Gong Xi Fa Cai: Chinese New Year traditions
As a young girl, Chinese New Year was one of my favorite holidays, one that my Chinese-Irish family celebrated with gusto. My fingers would get sticky from helping my grandmother fill and fold trays of homemade wontons. My grandparents would close their restaurant early and get it ready for the evening’s family festivities. My brother and I would move the tables and chairs into one long row, so we could face each other and converse. My dad and uncles would prepare a mouth-watering feast of many courses, and when our bellies were full, we would end the night shooting off leftover fireworks in either my grandparents backyard or in the middle of my parents’ driveway.
Chinese New Year is based on a lunisolar calendar. A lunar month is about two days shy of a solar month (which most of the world follows). In order for the lunar months to catch up, a month is added every few years — hence the inconsistent date for the lunar New Year. This year, Chinese New Year falls on Saturday, Jan. 28. Although most celebrations last only a few days, it’s not unusual for them to last 15 days.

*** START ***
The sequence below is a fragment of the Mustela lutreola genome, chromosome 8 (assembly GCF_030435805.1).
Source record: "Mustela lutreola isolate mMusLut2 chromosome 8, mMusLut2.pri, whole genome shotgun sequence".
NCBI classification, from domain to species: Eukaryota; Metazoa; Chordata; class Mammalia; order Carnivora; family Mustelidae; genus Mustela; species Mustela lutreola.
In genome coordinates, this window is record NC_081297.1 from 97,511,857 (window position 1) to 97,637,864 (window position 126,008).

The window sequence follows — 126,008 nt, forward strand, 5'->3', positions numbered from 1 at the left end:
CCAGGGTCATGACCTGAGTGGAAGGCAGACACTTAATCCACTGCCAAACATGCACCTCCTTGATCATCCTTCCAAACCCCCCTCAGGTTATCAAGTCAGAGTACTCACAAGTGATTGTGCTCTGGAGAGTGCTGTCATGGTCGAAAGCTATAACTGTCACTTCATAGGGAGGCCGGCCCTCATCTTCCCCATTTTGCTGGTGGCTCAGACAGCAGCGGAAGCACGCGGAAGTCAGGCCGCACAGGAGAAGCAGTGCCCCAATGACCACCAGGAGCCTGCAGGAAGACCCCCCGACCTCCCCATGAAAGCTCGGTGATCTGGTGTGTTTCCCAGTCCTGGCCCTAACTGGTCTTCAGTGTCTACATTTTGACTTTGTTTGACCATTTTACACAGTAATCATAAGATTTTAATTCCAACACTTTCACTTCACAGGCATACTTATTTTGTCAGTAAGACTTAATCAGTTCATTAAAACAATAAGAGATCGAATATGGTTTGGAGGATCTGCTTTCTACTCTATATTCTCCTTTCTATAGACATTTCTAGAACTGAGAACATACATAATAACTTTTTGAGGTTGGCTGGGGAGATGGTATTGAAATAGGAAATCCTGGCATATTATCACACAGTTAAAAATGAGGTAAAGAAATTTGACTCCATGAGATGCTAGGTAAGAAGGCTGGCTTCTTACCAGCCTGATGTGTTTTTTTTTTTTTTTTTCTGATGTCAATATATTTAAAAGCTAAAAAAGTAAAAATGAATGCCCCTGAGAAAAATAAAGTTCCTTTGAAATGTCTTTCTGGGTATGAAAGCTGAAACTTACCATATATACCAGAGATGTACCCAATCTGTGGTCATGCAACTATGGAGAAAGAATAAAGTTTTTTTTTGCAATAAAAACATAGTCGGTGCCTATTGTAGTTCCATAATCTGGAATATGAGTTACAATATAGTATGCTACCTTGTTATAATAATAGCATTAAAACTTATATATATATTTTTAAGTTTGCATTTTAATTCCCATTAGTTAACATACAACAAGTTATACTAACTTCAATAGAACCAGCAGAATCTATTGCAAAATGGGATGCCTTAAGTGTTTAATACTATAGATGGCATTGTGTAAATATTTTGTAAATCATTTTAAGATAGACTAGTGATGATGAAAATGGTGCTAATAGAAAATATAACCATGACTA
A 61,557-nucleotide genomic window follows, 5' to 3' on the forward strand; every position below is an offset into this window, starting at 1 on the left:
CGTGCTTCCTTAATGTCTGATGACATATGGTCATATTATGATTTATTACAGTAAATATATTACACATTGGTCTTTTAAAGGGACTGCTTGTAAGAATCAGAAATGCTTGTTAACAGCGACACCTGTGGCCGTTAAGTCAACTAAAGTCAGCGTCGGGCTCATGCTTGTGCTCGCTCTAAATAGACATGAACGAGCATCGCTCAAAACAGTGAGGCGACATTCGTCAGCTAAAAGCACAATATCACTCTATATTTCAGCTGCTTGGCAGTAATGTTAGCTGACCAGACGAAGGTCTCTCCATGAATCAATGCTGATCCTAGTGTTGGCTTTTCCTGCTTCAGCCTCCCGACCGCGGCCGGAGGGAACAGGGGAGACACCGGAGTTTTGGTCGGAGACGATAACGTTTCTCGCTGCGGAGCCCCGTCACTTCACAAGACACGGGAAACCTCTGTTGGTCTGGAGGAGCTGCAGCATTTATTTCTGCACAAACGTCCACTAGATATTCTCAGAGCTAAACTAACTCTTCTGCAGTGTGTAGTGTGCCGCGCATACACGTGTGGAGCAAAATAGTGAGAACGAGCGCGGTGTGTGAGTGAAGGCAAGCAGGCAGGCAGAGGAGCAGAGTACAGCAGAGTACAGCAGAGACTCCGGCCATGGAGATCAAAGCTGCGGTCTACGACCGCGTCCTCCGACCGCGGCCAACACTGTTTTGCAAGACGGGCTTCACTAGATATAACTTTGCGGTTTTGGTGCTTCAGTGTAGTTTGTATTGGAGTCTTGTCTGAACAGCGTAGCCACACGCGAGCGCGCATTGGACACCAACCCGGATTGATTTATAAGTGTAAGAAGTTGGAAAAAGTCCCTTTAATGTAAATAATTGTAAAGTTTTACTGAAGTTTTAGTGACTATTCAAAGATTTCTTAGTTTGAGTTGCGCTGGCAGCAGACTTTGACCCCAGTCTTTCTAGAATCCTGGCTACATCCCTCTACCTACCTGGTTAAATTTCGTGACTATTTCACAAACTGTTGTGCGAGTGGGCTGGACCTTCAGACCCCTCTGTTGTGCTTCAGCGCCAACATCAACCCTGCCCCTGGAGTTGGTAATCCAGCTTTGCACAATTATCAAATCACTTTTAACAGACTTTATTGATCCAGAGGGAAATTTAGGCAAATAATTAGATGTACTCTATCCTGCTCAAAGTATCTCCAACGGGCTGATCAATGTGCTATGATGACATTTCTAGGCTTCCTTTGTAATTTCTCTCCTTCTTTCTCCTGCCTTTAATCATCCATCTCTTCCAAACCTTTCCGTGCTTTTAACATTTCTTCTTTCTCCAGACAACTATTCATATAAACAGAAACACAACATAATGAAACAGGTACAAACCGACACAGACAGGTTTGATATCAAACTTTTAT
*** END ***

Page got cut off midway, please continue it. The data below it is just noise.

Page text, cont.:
Chinese New Year is about spending time with family and ushering in the new year. Loved ones gather together on New Year’s Eve for an elaborate and delicious dinner. Tender dumplings, savory noodle dishes, and sweet, sticky rice cakes can be found on most tables. The dumplings represent wealth, while the long noodles (the longer the better) symbolize wishes for longevity. Nian Gao, or sticky rice cakes, bring hope for prosperity in the coming year.
One tradition that I have enjoyed passing on to my kids is the red envelope. The color red means good luck, joy or happiness. Shiny, crisp small red envelopes are filled with a coin or small bill of money and given from the older generation to the younger one. My grandfather would hand my brother and me our envelopes with a twinkle in his eye, and we would open them curious to see what he had put inside.
Chinese New Year in Europe
While Chinese New Year celebrations are commonplace in Asia and the U.S., there are plenty of festivities throughout Europe. Colorful floats, traditional lion dances and dazzling fireworks displays will fill the streets of Paris, Rome, Amsterdam, Brussels and even Stockholm. The largest celebration outside of Asia is held each year in London. This year, the party starts Jan. 29, with thousands of spectators lining the streets near Trafalgar Square for parades, acrobats, artists and, of course, fireworks.
If you can’t make it to one of these celebrations, you can absolutely celebrate nearby. Grab takeout from your favorite Asian restaurant, gather your loved ones at the table, and hand out some red envelopes to the little ones. If you’re feeling adventurous in the kitchen, try your hand at these recipes: pot stickers or crab rangoon with sweet and sour sauce.
Gong Xi Fa Cai (Happy New Year)!